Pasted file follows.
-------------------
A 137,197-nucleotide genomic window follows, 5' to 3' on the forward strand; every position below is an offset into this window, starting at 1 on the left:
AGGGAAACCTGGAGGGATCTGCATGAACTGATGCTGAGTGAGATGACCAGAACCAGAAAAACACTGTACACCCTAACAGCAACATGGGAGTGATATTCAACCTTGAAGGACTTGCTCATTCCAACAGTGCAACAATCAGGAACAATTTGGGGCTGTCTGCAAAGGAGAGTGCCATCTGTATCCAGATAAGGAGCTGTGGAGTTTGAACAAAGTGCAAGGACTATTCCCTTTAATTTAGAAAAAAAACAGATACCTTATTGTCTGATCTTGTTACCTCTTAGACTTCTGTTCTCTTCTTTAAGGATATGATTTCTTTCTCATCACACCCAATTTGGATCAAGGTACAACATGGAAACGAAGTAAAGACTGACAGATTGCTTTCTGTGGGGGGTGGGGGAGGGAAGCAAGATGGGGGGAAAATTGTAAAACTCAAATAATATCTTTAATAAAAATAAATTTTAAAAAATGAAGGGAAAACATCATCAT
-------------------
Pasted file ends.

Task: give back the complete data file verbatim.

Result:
A 137,197-nucleotide genomic window follows, 5' to 3' on the forward strand; every position below is an offset into this window, starting at 1 on the left:
AGGGAAACCTGGAGGGATCTGCATGAACTGATGCTGAGTGAGATGACCAGAACCAGAAAAACACTGTACACCCTAACAGCAACATGGGAGTGATATTCAACCTTGAAGGACTTGCTCATTCCAACAGTGCAACAATCAGGAACAATTTGGGGCTGTCTGCAAAGGAGAGTGCCATCTGTATCCAGATAAGGAGCTGTGGAGTTTGAACAAAGTGCAAGGACTATTCCCTTTAATTTAGAAAAAAAACAGATACCTTATTGTCTGATCTTGTTACCTCTTAGACTTCTGTTCTCTTCTTTAAGGATATGATTTCTTTCTCATCACACCCAATTTGGATCAAGGTACAACATGGAAACGAAGTAAAGACTGACAGATTGCTTTCTGTGGGGGGTGGGGGAGGGAAGCAAGATGGGGGGAAAATTGTAAAACTCAAATAATATCTTTAATAAAAATAAATTTTAAAAAATGAAGGGAAAACATCATCAT